There seems to be a consensus among town leadership that installing artificial turf fields at New Milford High School makes sense.

None of the officials hearing a feasibility study Mondayat Sarah Noble Intermediate School seemed to doubt the need to make this change to NMHS' athletic complex.

Yet some Town Council members during a joint meeting of the council, the Board of Education and the Board of Finance questioned the wisdom of spending $3 million to $4 million for the project.

All heard results of a study about installing artificial turf on the high school's main field and one just to its north, as well as upgrading the nearly 15-year-old track with synthetic overlay.

Council members Paul Szymanski and Katy Francis said they harbor doubts upon hearing about the poor condition of the present facilities whether new sports fields and a new track would be properly maintained.

"We're hearing from the student athletes that the fields are not playable," Szymanski said. "I don't disagree that we need top of the line replacements but, as a taxpayer, I see a track and fields now that aren't properly being maintained."

"I know the school board never has enough money for all of the repairs that need to be done,," he added.

Szymanski said funding to maintain the artificial turf fields and replace them in eight to 10 years, at the end of their expected lifespan was a question.

"Will you guarantee a lock box where money will be set aside to pay for this," Councilman Tom Esposito asked the school board. "I want assurances. I want a legally binding agreement regardless of who's on the board."

The school district's facilities director, John Calhoun, said the issue is "over usage," not lack of maintenance.

"There's been too much usage on the fields for too long," Calhoun said. "There's not enough time for the grass turf to grow back. You could spend $100,000 to redo each field every year and it wouldn't be enough."

Richard Webb, with the SMRT architectural firm that conducted the feasibility study, agreed about the poor condition of NMHS' fields.

"Natural grass fields have a threshold for use even with good maintenance," Webb said. "These fields see tremendous use and the heavy rains in the late spring and early fall exacerbate the damage."

Webb noted the track has cracks across the surface and along the edges and should have been replaced, based on its age, about eight years ago.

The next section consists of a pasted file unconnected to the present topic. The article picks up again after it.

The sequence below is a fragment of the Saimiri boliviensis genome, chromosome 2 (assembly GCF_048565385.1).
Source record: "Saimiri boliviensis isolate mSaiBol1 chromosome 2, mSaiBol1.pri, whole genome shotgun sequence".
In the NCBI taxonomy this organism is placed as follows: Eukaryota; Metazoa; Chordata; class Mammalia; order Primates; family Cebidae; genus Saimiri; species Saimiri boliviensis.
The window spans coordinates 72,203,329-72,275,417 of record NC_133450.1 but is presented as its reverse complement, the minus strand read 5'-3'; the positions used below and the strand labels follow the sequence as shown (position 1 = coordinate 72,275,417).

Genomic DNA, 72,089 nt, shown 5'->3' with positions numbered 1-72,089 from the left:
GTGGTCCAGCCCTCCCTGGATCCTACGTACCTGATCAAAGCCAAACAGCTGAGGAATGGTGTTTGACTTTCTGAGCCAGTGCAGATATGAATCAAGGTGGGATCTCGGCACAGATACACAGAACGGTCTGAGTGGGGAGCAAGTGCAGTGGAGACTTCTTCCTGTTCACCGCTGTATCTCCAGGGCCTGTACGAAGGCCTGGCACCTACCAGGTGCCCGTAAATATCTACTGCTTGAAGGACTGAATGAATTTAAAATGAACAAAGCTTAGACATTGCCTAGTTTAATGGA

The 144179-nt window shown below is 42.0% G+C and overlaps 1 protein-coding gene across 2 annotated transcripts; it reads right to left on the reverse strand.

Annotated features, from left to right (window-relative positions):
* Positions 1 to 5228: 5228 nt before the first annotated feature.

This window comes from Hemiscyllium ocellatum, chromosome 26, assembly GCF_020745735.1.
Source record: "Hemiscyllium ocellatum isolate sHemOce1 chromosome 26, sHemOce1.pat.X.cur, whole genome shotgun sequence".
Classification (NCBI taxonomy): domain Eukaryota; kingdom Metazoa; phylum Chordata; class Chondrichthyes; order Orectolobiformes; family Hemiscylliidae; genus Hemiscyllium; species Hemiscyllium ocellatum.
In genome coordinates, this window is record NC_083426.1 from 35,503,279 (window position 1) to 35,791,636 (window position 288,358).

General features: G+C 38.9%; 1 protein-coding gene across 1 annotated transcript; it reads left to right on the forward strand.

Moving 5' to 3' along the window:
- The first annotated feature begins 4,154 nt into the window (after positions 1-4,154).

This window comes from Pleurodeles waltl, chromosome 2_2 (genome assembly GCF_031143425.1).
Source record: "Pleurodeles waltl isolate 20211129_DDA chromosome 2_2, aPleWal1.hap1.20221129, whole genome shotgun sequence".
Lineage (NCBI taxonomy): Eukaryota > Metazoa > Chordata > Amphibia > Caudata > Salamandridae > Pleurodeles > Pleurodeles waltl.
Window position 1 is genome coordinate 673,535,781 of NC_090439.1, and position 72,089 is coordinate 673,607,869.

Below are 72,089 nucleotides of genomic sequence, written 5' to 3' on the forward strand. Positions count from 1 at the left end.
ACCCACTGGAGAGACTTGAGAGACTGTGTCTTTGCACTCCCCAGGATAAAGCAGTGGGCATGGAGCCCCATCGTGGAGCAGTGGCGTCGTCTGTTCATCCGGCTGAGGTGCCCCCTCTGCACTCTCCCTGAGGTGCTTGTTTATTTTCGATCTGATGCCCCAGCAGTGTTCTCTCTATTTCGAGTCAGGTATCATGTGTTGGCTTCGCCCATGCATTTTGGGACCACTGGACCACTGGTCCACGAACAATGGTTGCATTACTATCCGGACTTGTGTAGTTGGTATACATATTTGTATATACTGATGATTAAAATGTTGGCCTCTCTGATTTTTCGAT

Student athletes spoke during the meeting's public participation session how the poor condition of the present fields hinders their practices and, possibly, limits their performances when away competition is conducted on artificial turf.

"When we go to play a game at another school," said Julia Trocchio, a Green Wave girls' soccer player, "our coach says to us `Remember girls, the ball moves a lot faster on artificial turf. I know you're not use to this.' "

Marisa McLaughlin played field hockey for the Green Wave and also plays lacrosse.

"Without a turf field, New Milford is behind other towns," she said. "We are only one of three towns in the (South-West) Conference that does not have (artificial) turf fields."

Councilman Frank Wargo and school board member John Spatola believe money should be used from the Waste Management settlement fund to pay for the installation, maintenance and eventual replacement of the facilities.

The fund had originally been set up for open-space and land preservation reasons, projects for the betterment of the community.

"I helped draft what this money can be used for," Spatola said. "I served on the Waste Management settlement committee and this is good use."

Spatola recommends taking out bond anticipation notes at 1 percent interest and paying them off by using money from the Waste Management fund.

The Town Council moved the decision about the fields and track to its next regular meeting Jan. 26.

stuz@newstimes.com; 203-731-3352